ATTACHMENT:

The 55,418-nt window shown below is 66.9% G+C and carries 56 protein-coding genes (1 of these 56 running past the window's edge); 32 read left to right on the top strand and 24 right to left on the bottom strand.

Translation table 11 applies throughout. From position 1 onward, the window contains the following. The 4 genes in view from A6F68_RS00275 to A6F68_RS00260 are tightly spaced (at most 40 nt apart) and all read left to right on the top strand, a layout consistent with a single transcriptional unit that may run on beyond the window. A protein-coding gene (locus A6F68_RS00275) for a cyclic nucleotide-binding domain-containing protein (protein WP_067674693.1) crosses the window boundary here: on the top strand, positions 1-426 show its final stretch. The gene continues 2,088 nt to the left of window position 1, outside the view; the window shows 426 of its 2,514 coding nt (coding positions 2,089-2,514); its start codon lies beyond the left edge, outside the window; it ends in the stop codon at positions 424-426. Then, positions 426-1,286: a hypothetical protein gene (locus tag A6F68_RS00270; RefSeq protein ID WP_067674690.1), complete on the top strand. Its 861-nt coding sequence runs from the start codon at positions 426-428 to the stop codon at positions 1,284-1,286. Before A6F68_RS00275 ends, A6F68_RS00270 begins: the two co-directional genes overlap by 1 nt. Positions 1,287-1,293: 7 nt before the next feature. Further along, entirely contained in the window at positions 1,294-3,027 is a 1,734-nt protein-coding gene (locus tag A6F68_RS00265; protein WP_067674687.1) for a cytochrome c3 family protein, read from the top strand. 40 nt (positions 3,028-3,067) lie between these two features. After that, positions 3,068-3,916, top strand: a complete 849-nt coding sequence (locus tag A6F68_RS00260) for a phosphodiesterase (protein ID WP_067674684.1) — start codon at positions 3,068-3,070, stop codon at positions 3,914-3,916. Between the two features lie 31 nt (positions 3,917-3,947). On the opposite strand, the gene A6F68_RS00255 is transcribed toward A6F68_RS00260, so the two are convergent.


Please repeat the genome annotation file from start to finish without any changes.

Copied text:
The 55,418-nt window shown below is 66.9% G+C and carries 56 protein-coding genes (1 of these 56 running past the window's edge); 32 read left to right on the top strand and 24 right to left on the bottom strand.

Translation table 11 applies throughout. From position 1 onward, the window contains the following. The 4 genes in view from A6F68_RS00275 to A6F68_RS00260 are tightly spaced (at most 40 nt apart) and all read left to right on the top strand, a layout consistent with a single transcriptional unit that may run on beyond the window. A protein-coding gene (locus A6F68_RS00275) for a cyclic nucleotide-binding domain-containing protein (protein WP_067674693.1) crosses the window boundary here: on the top strand, positions 1-426 show its final stretch. The gene continues 2,088 nt to the left of window position 1, outside the view; the window shows 426 of its 2,514 coding nt (coding positions 2,089-2,514); its start codon lies beyond the left edge, outside the window; it ends in the stop codon at positions 424-426. Then, positions 426-1,286: a hypothetical protein gene (locus tag A6F68_RS00270; RefSeq protein ID WP_067674690.1), complete on the top strand. Its 861-nt coding sequence runs from the start codon at positions 426-428 to the stop codon at positions 1,284-1,286. Before A6F68_RS00275 ends, A6F68_RS00270 begins: the two co-directional genes overlap by 1 nt. Positions 1,287-1,293: 7 nt before the next feature. Further along, entirely contained in the window at positions 1,294-3,027 is a 1,734-nt protein-coding gene (locus tag A6F68_RS00265; protein WP_067674687.1) for a cytochrome c3 family protein, read from the top strand. 40 nt (positions 3,028-3,067) lie between these two features. After that, positions 3,068-3,916, top strand: a complete 849-nt coding sequence (locus tag A6F68_RS00260) for a phosphodiesterase (protein ID WP_067674684.1) — start codon at positions 3,068-3,070, stop codon at positions 3,914-3,916. Between the two features lie 31 nt (positions 3,917-3,947). On the opposite strand, the gene A6F68_RS00255 is transcribed toward A6F68_RS00260, so the two are convergent.